To ask Her Majesty’s Government what evaluation they have made of the risks to world peace posed by the situation in North Korea.
My Lords, I beg leave to ask the Question standing in my name on the Order Paper. In doing so, I should mention that I co-chair the All-Party Parliamentary Group on North Korea.
My Lords, we have made it clear that North Korea must stop its destabilising behaviour. Its nuclear and ballistic missile programmes are a violation of multiple United Nations Security Council resolutions and a threat to regional and international security. We fully support action at the United Nations Security Council to counter this threat and maintain pressure on the regime. The Foreign Secretary will shortly be discussing North Korea’s illegal activity at the Security Council.
My Lords, yesterday’s presidential invitation to the White House of all 100 Members of the United States Senate for a briefing on the unfolding and dangerous crisis on the Korean peninsula underscores its gravity, as does the recollection that the last Korean war cost nearly 3 million lives, including those of 1,000 British servicemen. With one-quarter of North Korea’s gross domestic product used on armaments and over 1 million men under arms, how are we using our own diplomatic presence in Pyongyang and Beijing and at the Security Council to engage China, to avert North Korea’s present and long-term threat, and to forestall a catastrophic outcome? Closer to home, why was the Korea National Insurance Corporation able to use London—an issue that I raised with the Government last January—to generate over £113 million to support both the regime and its nuclear weapons programme?
I will turn to the specific point before I answer the more general and important point that the noble Lord first made: the EU designated the London office of the Korea National Insurance Corporation on 28 April 2016. Since that date the UK has taken the appropriate actions to sanction the firm and has absolutely followed that through; we take sanctions policy extremely seriously, which is why we issued a White Paper on sanctions just last week. On the general point, we have worked and will continue to work not only through our critical engagement with the North Korean Government in Pyongyang through our embassy there but also at the United Nations, because it is only by work with the United Nations Security Council co-operating and with China exerting influence that there can be any change to North Korean behaviour.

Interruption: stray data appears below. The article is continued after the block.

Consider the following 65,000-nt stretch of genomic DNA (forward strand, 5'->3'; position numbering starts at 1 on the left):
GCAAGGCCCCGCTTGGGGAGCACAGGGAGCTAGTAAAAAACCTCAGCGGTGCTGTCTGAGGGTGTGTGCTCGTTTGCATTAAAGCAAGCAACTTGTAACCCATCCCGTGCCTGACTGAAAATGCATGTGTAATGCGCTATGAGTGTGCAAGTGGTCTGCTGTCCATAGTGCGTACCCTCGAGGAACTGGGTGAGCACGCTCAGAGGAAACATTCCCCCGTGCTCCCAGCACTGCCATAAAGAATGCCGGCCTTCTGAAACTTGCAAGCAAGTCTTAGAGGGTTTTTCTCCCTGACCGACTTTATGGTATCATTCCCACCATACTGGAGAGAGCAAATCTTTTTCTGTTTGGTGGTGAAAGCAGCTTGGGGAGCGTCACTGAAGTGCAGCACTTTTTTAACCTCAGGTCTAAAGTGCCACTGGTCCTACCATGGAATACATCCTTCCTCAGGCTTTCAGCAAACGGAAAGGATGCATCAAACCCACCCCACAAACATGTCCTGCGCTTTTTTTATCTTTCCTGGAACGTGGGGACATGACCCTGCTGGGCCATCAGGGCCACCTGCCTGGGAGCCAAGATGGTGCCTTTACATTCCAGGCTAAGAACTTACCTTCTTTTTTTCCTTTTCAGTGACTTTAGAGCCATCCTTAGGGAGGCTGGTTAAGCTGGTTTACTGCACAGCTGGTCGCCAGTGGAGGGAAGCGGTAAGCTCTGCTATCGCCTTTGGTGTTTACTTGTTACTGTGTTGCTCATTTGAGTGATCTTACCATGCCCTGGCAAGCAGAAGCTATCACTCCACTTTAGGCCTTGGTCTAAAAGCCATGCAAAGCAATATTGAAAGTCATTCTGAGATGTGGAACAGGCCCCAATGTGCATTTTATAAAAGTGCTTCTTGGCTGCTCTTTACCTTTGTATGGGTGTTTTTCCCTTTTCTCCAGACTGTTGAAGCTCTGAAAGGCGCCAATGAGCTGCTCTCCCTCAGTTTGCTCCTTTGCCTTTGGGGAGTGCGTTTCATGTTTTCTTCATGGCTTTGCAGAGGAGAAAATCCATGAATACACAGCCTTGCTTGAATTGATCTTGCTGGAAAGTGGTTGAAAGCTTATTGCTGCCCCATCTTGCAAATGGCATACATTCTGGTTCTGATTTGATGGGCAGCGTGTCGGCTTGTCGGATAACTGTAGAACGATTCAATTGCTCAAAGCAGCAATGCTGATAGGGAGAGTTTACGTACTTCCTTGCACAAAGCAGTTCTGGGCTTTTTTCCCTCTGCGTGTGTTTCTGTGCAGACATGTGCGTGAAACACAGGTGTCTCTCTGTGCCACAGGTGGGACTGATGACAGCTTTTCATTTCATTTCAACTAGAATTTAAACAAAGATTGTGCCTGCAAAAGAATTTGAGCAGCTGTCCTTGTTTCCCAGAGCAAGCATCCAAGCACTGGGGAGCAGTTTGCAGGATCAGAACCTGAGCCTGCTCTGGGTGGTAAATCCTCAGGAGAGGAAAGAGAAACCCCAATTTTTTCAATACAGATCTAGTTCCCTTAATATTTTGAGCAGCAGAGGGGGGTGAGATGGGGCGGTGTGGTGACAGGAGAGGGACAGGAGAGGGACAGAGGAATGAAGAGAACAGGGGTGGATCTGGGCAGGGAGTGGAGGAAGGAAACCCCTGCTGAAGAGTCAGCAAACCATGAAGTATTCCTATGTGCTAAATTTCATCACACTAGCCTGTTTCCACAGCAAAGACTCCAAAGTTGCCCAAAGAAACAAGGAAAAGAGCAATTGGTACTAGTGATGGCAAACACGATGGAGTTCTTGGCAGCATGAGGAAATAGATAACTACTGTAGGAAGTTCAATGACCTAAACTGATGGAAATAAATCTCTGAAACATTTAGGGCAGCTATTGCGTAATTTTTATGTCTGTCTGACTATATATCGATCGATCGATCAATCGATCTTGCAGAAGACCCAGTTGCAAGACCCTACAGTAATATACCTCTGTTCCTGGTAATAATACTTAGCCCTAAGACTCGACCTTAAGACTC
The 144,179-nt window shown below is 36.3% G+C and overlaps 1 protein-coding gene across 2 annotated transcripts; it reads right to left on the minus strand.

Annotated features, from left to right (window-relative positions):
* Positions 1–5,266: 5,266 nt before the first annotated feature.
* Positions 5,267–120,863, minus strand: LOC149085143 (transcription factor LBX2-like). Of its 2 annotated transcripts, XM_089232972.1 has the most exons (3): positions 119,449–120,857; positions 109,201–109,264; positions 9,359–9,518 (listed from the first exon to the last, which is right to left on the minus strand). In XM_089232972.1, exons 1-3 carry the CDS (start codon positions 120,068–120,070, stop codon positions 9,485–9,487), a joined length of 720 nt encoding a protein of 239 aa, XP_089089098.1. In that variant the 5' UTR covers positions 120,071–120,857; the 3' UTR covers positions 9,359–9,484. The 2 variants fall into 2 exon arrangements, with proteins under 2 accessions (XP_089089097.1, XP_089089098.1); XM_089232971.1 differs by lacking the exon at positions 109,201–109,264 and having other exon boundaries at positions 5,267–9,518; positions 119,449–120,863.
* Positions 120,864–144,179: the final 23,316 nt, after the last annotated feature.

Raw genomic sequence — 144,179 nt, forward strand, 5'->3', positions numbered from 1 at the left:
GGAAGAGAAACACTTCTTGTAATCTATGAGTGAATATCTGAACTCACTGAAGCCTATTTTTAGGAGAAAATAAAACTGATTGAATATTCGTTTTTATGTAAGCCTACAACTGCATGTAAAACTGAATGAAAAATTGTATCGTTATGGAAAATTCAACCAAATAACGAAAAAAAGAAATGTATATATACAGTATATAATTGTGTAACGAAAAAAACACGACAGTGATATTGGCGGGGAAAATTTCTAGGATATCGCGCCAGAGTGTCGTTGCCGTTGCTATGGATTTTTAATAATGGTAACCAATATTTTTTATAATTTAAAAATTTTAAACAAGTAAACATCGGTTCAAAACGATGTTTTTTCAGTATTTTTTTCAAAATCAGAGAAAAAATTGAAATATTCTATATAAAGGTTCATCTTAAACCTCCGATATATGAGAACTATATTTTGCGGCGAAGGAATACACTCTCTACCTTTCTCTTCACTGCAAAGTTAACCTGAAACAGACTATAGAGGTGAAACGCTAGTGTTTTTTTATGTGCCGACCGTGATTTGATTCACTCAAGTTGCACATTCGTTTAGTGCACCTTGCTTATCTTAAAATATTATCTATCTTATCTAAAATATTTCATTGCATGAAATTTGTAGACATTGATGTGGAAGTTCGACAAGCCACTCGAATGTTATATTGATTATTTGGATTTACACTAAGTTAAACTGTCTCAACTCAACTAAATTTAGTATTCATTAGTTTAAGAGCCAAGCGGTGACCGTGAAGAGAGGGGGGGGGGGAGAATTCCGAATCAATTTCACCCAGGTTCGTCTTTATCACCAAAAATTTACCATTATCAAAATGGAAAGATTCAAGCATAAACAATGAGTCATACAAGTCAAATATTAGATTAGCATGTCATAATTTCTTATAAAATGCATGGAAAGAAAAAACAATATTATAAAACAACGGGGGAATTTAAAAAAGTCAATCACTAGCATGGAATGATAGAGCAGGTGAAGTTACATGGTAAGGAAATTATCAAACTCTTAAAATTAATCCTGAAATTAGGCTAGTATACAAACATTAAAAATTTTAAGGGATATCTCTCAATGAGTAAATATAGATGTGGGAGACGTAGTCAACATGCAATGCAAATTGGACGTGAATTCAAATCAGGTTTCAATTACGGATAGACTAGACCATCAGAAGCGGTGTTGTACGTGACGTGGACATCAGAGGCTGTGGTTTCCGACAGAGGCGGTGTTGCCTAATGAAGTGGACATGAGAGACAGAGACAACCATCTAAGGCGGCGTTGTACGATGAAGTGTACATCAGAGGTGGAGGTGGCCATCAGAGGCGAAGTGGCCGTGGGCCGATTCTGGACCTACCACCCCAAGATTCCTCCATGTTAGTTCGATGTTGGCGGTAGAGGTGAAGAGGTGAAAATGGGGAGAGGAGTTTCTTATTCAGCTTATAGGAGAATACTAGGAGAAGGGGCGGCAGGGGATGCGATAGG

My Lords, I reinforce the point made by the noble Lord, Lord Alton, that the key to this incredibly dangerous situation is the full engagement and support of the Chinese Government and the sharing of their concerns with ours and those of the rest of the world. Is it not possible that HMG might be able to play a particularly useful intermediary role in this area?
As always, my noble friend makes a most important point. I can give him an assurance that the Foreign Secretary is meeting the Chinese representatives when he travels later today to New York. He has already had very fruitful discussions with China. It is notable that the whole of the United Nations Security Council, including China, agreed that sanctions should be exerted on the DPRK, and China has shown good faith in that this year in its sanctions on coal.
My Lords, with brief questions we can hear from the Liberal Democrats and then the Labour Benches.
My Lords, what is the response of Her Majesty’s Government to the opinion expressed today by Mr Paul Wolfowitz, who was a member of the Administration of George W Bush and is no shrinking violet in these matters, that the solution to the crisis with North Korea will not rest in military action, not least because of the dangers that that would present to the citizens of South Korea?
My Lords, my right honourable friend the Foreign Secretary made it clear that he sees military action as undesirable. We, along with our allies in America, have not taken offensive action. It is of course North Korea that has been offensive in its actions. Clearly the position of Seoul on the border means that any military action would be absolutely disastrous. That is why we are all working together as allies in the United Nations to ensure that there are stronger sanctions and, in particular, that there is a stronger will on the part of China to exert its influence on North Korea, to avoid an escalation of what we have seen over the last few weeks.
My Lords, given the uncertainty that exists about North Korea, not least after President Trump’s discussions yesterday with the Senate, if there is the possibility of military engagement by the United States against North Korea, would there be a situation similar to what the Foreign Secretary suggested this morning in relation to Syria, which would engage British troops? If that is the case, what attempts will be made to consult Parliament, given that the elected House will cease to exist in a very few hours’ time?
My Lords, it is a straightforward fact that the United States has made it clear that it is not seeking military action. It is installing a defensive missile system and working with allies in the area such as South Korea. What came across very strongly in the announcement by the Secretary of State in America yesterday is that the United States is seeking a peaceful resolution. It made it clear that it wants to bring North Korea to its senses, not to its knees.
I welcome the Minister’s response about the Security Council, but will she reassure us that when the Foreign Secretary is in New York, he will be in communication with his counterpart in the United States to ensure that these two great allies act in concert to ensure effective sanctions?
Yes, my Lords: in New York but also on a more regular basis.